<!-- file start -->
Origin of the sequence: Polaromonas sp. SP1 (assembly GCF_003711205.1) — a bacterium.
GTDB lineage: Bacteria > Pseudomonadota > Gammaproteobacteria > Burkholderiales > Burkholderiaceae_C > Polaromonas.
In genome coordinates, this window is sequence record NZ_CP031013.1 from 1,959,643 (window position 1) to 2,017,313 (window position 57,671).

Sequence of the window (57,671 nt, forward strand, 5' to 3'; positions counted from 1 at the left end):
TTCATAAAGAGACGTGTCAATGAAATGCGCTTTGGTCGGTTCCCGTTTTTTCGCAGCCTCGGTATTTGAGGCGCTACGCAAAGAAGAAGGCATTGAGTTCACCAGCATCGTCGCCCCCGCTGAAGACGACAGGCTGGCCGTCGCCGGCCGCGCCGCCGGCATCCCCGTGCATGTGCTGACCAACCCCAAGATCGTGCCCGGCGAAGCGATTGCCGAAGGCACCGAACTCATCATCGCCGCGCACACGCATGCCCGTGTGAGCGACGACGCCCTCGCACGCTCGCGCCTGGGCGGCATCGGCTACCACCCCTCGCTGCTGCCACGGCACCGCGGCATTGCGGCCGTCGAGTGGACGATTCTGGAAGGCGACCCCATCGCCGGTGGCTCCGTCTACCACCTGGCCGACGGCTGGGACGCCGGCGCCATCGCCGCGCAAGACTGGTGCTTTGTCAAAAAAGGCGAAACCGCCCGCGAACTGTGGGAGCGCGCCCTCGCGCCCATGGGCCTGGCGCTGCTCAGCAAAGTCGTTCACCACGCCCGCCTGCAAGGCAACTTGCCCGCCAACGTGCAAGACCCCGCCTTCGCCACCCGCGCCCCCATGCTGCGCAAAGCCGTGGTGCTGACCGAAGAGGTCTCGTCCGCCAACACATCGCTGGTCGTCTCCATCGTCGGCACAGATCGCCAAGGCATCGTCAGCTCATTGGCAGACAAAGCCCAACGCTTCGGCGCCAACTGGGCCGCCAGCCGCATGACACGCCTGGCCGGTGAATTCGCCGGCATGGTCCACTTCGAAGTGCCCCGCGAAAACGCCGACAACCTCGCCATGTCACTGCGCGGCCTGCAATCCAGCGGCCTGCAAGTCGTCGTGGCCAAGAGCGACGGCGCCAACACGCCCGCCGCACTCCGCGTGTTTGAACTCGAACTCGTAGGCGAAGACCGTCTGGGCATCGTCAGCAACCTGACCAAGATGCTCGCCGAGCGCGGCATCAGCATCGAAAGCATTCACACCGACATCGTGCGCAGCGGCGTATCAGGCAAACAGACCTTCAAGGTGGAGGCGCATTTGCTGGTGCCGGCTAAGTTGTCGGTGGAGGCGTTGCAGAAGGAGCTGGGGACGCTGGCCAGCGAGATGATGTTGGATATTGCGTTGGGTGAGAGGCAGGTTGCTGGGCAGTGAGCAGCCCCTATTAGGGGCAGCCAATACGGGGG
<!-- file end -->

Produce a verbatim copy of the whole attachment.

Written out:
Origin of the sequence: Polaromonas sp. SP1 (assembly GCF_003711205.1) — a bacterium.
GTDB lineage: Bacteria > Pseudomonadota > Gammaproteobacteria > Burkholderiales > Burkholderiaceae_C > Polaromonas.
In genome coordinates, this window is sequence record NZ_CP031013.1 from 1,959,643 (window position 1) to 2,017,313 (window position 57,671).

Sequence of the window (57,671 nt, forward strand, 5' to 3'; positions counted from 1 at the left end):
TTCATAAAGAGACGTGTCAATGAAATGCGCTTTGGTCGGTTCCCGTTTTTTCGCAGCCTCGGTATTTGAGGCGCTACGCAAAGAAGAAGGCATTGAGTTCACCAGCATCGTCGCCCCCGCTGAAGACGACAGGCTGGCCGTCGCCGGCCGCGCCGCCGGCATCCCCGTGCATGTGCTGACCAACCCCAAGATCGTGCCCGGCGAAGCGATTGCCGAAGGCACCGAACTCATCATCGCCGCGCACACGCATGCCCGTGTGAGCGACGACGCCCTCGCACGCTCGCGCCTGGGCGGCATCGGCTACCACCCCTCGCTGCTGCCACGGCACCGCGGCATTGCGGCCGTCGAGTGGACGATTCTGGAAGGCGACCCCATCGCCGGTGGCTCCGTCTACCACCTGGCCGACGGCTGGGACGCCGGCGCCATCGCCGCGCAAGACTGGTGCTTTGTCAAAAAAGGCGAAACCGCCCGCGAACTGTGGGAGCGCGCCCTCGCGCCCATGGGCCTGGCGCTGCTCAGCAAAGTCGTTCACCACGCCCGCCTGCAAGGCAACTTGCCCGCCAACGTGCAAGACCCCGCCTTCGCCACCCGCGCCCCCATGCTGCGCAAAGCCGTGGTGCTGACCGAAGAGGTCTCGTCCGCCAACACATCGCTGGTCGTCTCCATCGTCGGCACAGATCGCCAAGGCATCGTCAGCTCATTGGCAGACAAAGCCCAACGCTTCGGCGCCAACTGGGCCGCCAGCCGCATGACACGCCTGGCCGGTGAATTCGCCGGCATGGTCCACTTCGAAGTGCCCCGCGAAAACGCCGACAACCTCGCCATGTCACTGCGCGGCCTGCAATCCAGCGGCCTGCAAGTCGTCGTGGCCAAGAGCGACGGCGCCAACACGCCCGCCGCACTCCGCGTGTTTGAACTCGAACTCGTAGGCGAAGACCGTCTGGGCATCGTCAGCAACCTGACCAAGATGCTCGCCGAGCGCGGCATCAGCATCGAAAGCATTCACACCGACATCGTGCGCAGCGGCGTATCAGGCAAACAGACCTTCAAGGTGGAGGCGCATTTGCTGGTGCCGGCTAAGTTGTCGGTGGAGGCGTTGCAGAAGGAGCTGGGGACGCTGGCCAGCGAGATGATGTTGGATATTGCGTTGGGTGAGAGGCAGGTTGCTGGGCAGTGAGCAGCCCCTATTAGGGGCAGCCAATACGGGGG